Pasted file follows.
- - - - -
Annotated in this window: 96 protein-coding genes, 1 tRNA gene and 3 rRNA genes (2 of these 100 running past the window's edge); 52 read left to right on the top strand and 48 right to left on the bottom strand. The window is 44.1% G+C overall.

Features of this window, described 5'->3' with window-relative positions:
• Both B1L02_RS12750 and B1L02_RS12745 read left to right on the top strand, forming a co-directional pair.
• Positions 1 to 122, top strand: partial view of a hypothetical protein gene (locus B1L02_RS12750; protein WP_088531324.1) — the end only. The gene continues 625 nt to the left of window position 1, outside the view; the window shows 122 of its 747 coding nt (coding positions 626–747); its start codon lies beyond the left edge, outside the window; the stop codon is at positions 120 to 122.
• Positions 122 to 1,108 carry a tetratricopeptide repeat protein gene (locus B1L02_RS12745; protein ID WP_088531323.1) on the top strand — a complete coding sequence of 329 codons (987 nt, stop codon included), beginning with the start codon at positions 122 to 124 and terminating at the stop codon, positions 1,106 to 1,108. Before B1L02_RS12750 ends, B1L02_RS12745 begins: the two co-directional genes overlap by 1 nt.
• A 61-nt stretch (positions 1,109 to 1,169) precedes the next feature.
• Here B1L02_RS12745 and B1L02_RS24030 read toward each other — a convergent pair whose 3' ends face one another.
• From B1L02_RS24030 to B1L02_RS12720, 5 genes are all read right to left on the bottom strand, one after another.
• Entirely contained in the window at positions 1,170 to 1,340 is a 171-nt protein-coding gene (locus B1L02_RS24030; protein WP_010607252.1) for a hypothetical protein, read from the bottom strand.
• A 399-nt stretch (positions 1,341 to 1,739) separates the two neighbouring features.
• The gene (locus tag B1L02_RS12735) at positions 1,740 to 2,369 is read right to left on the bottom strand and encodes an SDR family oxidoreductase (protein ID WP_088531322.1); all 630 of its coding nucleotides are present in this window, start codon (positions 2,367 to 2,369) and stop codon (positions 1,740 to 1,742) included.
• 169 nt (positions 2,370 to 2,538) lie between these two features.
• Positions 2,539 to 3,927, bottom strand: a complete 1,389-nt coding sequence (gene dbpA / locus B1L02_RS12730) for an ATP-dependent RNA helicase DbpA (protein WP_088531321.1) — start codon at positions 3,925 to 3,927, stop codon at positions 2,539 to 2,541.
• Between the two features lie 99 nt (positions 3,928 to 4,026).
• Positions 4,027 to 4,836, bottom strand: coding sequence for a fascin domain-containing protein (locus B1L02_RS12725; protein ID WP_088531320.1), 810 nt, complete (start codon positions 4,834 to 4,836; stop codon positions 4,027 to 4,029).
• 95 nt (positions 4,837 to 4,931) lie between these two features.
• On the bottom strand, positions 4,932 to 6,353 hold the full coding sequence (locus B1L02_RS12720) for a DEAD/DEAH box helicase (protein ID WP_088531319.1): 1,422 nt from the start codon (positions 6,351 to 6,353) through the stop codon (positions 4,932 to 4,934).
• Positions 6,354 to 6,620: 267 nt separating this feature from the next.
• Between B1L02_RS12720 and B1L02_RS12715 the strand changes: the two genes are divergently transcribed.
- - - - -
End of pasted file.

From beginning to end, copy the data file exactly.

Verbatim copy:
Annotated in this window: 96 protein-coding genes, 1 tRNA gene and 3 rRNA genes (2 of these 100 running past the window's edge); 52 read left to right on the top strand and 48 right to left on the bottom strand. The window is 44.1% G+C overall.

Features of this window, described 5'->3' with window-relative positions:
• Both B1L02_RS12750 and B1L02_RS12745 read left to right on the top strand, forming a co-directional pair.
• Positions 1 to 122, top strand: partial view of a hypothetical protein gene (locus B1L02_RS12750; protein WP_088531324.1) — the end only. The gene continues 625 nt to the left of window position 1, outside the view; the window shows 122 of its 747 coding nt (coding positions 626–747); its start codon lies beyond the left edge, outside the window; the stop codon is at positions 120 to 122.
• Positions 122 to 1,108 carry a tetratricopeptide repeat protein gene (locus B1L02_RS12745; protein ID WP_088531323.1) on the top strand — a complete coding sequence of 329 codons (987 nt, stop codon included), beginning with the start codon at positions 122 to 124 and terminating at the stop codon, positions 1,106 to 1,108. Before B1L02_RS12750 ends, B1L02_RS12745 begins: the two co-directional genes overlap by 1 nt.
• A 61-nt stretch (positions 1,109 to 1,169) precedes the next feature.
• Here B1L02_RS12745 and B1L02_RS24030 read toward each other — a convergent pair whose 3' ends face one another.
• From B1L02_RS24030 to B1L02_RS12720, 5 genes are all read right to left on the bottom strand, one after another.
• Entirely contained in the window at positions 1,170 to 1,340 is a 171-nt protein-coding gene (locus B1L02_RS24030; protein WP_010607252.1) for a hypothetical protein, read from the bottom strand.
• A 399-nt stretch (positions 1,341 to 1,739) separates the two neighbouring features.
• The gene (locus tag B1L02_RS12735) at positions 1,740 to 2,369 is read right to left on the bottom strand and encodes an SDR family oxidoreductase (protein ID WP_088531322.1); all 630 of its coding nucleotides are present in this window, start codon (positions 2,367 to 2,369) and stop codon (positions 1,740 to 1,742) included.
• 169 nt (positions 2,370 to 2,538) lie between these two features.
• Positions 2,539 to 3,927, bottom strand: a complete 1,389-nt coding sequence (gene dbpA / locus B1L02_RS12730) for an ATP-dependent RNA helicase DbpA (protein WP_088531321.1) — start codon at positions 3,925 to 3,927, stop codon at positions 2,539 to 2,541.
• Between the two features lie 99 nt (positions 3,928 to 4,026).
• Positions 4,027 to 4,836, bottom strand: coding sequence for a fascin domain-containing protein (locus B1L02_RS12725; protein ID WP_088531320.1), 810 nt, complete (start codon positions 4,834 to 4,836; stop codon positions 4,027 to 4,029).
• 95 nt (positions 4,837 to 4,931) lie between these two features.
• On the bottom strand, positions 4,932 to 6,353 hold the full coding sequence (locus B1L02_RS12720) for a DEAD/DEAH box helicase (protein ID WP_088531319.1): 1,422 nt from the start codon (positions 6,351 to 6,353) through the stop codon (positions 4,932 to 4,934).
• Positions 6,354 to 6,620: 267 nt separating this feature from the next.
• Between B1L02_RS12720 and B1L02_RS12715 the strand changes: the two genes are divergently transcribed.